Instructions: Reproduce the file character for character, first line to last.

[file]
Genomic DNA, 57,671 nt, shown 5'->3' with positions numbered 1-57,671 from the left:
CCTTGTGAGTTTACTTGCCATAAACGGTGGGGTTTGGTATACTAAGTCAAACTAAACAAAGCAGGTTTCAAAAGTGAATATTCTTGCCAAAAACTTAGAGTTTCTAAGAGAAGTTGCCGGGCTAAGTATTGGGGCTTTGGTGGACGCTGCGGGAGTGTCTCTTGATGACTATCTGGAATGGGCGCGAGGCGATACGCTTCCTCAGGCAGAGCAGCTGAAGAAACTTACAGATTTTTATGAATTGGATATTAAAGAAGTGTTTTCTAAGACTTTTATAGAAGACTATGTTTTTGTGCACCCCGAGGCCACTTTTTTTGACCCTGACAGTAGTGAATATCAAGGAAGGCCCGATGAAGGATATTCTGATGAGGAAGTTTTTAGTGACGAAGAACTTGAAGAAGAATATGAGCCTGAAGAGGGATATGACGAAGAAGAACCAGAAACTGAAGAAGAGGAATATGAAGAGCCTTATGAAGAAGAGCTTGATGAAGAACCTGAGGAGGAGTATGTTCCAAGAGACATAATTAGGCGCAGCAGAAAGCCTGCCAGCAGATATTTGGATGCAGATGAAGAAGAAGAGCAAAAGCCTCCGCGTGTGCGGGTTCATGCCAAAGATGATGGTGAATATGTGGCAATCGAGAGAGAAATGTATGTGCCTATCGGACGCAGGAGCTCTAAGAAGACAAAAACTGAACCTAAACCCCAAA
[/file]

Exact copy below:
Genomic DNA, 57,671 nt, shown 5'->3' with positions numbered 1-57,671 from the left:
CCTTGTGAGTTTACTTGCCATAAACGGTGGGGTTTGGTATACTAAGTCAAACTAAACAAAGCAGGTTTCAAAAGTGAATATTCTTGCCAAAAACTTAGAGTTTCTAAGAGAAGTTGCCGGGCTAAGTATTGGGGCTTTGGTGGACGCTGCGGGAGTGTCTCTTGATGACTATCTGGAATGGGCGCGAGGCGATACGCTTCCTCAGGCAGAGCAGCTGAAGAAACTTACAGATTTTTATGAATTGGATATTAAAGAAGTGTTTTCTAAGACTTTTATAGAAGACTATGTTTTTGTGCACCCCGAGGCCACTTTTTTTGACCCTGACAGTAGTGAATATCAAGGAAGGCCCGATGAAGGATATTCTGATGAGGAAGTTTTTAGTGACGAAGAACTTGAAGAAGAATATGAGCCTGAAGAGGGATATGACGAAGAAGAACCAGAAACTGAAGAAGAGGAATATGAAGAGCCTTATGAAGAAGAGCTTGATGAAGAACCTGAGGAGGAGTATGTTCCAAGAGACATAATTAGGCGCAGCAGAAAGCCTGCCAGCAGATATTTGGATGCAGATGAAGAAGAAGAGCAAAAGCCTCCGCGTGTGCGGGTTCATGCCAAAGATGATGGTGAATATGTGGCAATCGAGAGAGAAATGTATGTGCCTATCGGACGCAGGAGCTCTAAGAAGACAAAAACTGAACCTAAACCCCAAA